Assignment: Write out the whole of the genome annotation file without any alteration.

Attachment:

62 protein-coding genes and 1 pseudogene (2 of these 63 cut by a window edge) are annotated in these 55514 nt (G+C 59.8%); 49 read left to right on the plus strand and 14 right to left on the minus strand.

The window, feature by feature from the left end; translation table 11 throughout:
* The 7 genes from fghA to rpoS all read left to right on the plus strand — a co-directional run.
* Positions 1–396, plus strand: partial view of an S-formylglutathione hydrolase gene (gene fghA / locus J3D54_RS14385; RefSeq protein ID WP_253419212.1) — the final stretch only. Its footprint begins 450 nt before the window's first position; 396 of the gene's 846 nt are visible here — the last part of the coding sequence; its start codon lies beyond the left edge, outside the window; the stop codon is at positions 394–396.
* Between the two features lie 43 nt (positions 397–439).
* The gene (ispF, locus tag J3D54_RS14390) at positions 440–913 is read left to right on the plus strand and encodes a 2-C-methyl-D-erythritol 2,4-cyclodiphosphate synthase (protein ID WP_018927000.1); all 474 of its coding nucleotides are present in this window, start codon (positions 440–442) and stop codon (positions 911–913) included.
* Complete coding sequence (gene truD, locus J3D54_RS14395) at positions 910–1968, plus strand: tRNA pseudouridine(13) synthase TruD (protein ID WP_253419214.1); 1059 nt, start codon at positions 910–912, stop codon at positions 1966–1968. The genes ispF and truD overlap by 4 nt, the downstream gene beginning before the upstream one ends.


62 protein-coding genes and 1 pseudogene (2 of these 63 cut by a window edge) are annotated in these 55514 nt (G+C 59.8%); 49 read left to right on the plus strand and 14 right to left on the minus strand.

The window, feature by feature from the left end; translation table 11 throughout:
* The 7 genes from fghA to rpoS all read left to right on the plus strand — a co-directional run.
* Positions 1–396, plus strand: partial view of an S-formylglutathione hydrolase gene (gene fghA / locus J3D54_RS14385; RefSeq protein ID WP_253419212.1) — the final stretch only. Its footprint begins 450 nt before the window's first position; 396 of the gene's 846 nt are visible here — the last part of the coding sequence; its start codon lies beyond the left edge, outside the window; the stop codon is at positions 394–396.
* Between the two features lie 43 nt (positions 397–439).
* The gene (ispF, locus tag J3D54_RS14390) at positions 440–913 is read left to right on the plus strand and encodes a 2-C-methyl-D-erythritol 2,4-cyclodiphosphate synthase (protein ID WP_018927000.1); all 474 of its coding nucleotides are present in this window, start codon (positions 440–442) and stop codon (positions 911–913) included.
* Complete coding sequence (gene truD, locus J3D54_RS14395) at positions 910–1968, plus strand: tRNA pseudouridine(13) synthase TruD (protein ID WP_253419214.1); 1059 nt, start codon at positions 910–912, stop codon at positions 1966–1968. The genes ispF and truD overlap by 4 nt, the downstream gene beginning before the upstream one ends.